The many reasons for New Zealand's high gastric illness rate

by Jennifer Bowden / 28 October, 2016
New Zealand has a bad history of cases of campylobacteriosis, our most common notifiable disease.
Cleaned up: poultry is no longer the campylobacter culprit it used to be. Photo/Getty Images
Cleaned up: poultry is no longer the campylobacter culprit it used to be. Photo/Getty Images


Havelock North’s recent gastric illness outbreak was a sharp reminder of the importance of a safe and sanitary food and water supply. Thousands of residents succumbed to campylobacteriosis – a nasty gastro­intestinal illness that causes muscle pain, headaches, fever, diarrhoea and abdominal pain – from the town’s contaminated water.

New Zealand has a bad history of cases of campylobacteriosis, our most common notifiable disease. Rates peaked in 2003, at 396 reported cases per 100,000 population, earning the country the title of “campylobacter capital of the world”. Poultry-related exposure was estimated to cause more than half of the cases at that time, with rates noticeably declining from 2007 after the introduction of both regulatory and voluntary measures for the poultry industry.

Although the 2015 rate was a markedly better 135 cases per 100,000, it is still 1.5-3 times as high as the rates in Australia (94 per 100,000 in 2013), England and Wales. As the Havelock North crisis highlights, the illness can be caused by untreated drinking water, as well as through contact with recreational water, farm animals, faecal matter or infected people or by the consumption of contaminated food from retail premises.

Responsibility for making sure the food we buy and eat is safe falls on the entire food industry. However, the Ministry for Primary Industries (MPI) is in charge of the food-safety system to ensure everyone plays their part in preventing food-borne illnesses.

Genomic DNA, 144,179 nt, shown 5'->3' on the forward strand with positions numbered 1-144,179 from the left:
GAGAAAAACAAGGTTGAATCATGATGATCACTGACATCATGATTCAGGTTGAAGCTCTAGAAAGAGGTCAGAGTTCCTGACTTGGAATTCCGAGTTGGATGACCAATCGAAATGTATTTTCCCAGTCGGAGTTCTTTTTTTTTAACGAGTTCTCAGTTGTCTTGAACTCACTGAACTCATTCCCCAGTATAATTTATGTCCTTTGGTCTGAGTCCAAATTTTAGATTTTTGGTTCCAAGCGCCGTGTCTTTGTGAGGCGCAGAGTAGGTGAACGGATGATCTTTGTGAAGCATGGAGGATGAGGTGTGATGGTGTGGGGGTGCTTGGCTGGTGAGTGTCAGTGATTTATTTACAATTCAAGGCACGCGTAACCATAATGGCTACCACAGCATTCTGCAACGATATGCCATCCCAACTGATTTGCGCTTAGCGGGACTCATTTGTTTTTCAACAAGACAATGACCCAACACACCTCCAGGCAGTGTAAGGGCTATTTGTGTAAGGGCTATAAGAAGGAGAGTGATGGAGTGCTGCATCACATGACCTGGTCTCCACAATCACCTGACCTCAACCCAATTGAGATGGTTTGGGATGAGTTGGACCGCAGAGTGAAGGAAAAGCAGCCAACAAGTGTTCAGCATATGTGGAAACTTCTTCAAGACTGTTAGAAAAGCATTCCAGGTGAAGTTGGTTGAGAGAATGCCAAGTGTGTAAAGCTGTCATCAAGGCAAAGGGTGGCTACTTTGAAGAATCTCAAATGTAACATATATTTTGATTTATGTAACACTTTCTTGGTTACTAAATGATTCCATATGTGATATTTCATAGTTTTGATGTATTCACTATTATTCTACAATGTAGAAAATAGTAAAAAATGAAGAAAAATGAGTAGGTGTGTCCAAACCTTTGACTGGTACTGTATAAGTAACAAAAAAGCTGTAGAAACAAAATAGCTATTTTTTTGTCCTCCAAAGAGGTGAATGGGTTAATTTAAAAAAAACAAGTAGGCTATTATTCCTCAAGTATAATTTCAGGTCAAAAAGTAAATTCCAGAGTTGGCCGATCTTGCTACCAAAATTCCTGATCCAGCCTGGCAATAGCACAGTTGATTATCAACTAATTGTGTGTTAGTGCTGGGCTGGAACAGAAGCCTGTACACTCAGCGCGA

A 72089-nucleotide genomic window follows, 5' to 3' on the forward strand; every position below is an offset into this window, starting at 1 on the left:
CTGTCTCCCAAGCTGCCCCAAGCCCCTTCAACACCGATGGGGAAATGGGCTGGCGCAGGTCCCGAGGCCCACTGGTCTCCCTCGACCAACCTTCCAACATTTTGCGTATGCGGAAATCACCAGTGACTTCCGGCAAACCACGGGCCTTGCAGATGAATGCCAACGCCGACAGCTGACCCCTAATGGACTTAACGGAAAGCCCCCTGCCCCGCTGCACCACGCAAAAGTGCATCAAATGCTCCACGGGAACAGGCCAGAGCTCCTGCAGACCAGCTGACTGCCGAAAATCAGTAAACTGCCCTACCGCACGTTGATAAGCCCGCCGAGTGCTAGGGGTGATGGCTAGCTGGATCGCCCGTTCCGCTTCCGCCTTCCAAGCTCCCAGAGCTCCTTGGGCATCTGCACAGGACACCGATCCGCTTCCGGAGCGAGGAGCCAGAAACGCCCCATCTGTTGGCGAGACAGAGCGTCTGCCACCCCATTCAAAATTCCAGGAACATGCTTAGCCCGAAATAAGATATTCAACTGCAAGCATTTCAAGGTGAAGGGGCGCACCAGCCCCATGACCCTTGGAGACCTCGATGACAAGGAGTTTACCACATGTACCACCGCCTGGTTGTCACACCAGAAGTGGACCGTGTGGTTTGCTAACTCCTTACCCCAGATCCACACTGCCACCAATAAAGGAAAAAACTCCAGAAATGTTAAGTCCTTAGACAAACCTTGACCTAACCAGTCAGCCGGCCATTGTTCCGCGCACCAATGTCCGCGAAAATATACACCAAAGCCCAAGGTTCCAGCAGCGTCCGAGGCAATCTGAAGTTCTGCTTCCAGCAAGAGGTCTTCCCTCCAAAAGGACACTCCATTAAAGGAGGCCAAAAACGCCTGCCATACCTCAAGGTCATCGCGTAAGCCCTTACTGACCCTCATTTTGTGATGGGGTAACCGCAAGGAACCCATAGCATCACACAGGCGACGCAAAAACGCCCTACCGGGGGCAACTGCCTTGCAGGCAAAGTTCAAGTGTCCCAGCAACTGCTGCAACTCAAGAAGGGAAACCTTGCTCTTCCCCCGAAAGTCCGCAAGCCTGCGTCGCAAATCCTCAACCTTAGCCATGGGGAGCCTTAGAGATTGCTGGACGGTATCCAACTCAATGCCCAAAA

Salmonella is a common cause of food poisoning. Photo/Getty Images
Salmonella is a common cause of food poisoning. Photo/Getty Images


On the frontline are MPI’s food-safety officers, including Amanda Swafford and Tui Shadbolt, who enforce the Food Act 2014. Their job is to investigate non-compliance and complaints regarding food safety and suitability, whether it’s a case of foreign objects found in a food product or following up on a food-borne illness outbreak. “Our primary objective is to protect public health,” says Swafford.

When lots of people contract a food-borne illness or report an illness associated with a food premises, the local district health board will investigate. If warranted, matters will be referred to MPI for further digging.

A recent case involved several members of a family group who were diagnosed with campylobacteriosis after a function at a venue, with a pie implicated as a possible cause. Shadbolt’s inquiries revealed that the venue manager was away during food preparations for the event and a staff member had prepared the pie. That person had decided not to precook the chicken filling, she says.

The next day, another staff member was on duty and thought she was merely required to reheat the pie, not fully cook it, so when it was served “it wasn’t heated to the right temperature”. It was a case of a simple miscommunication leading to several sick customers.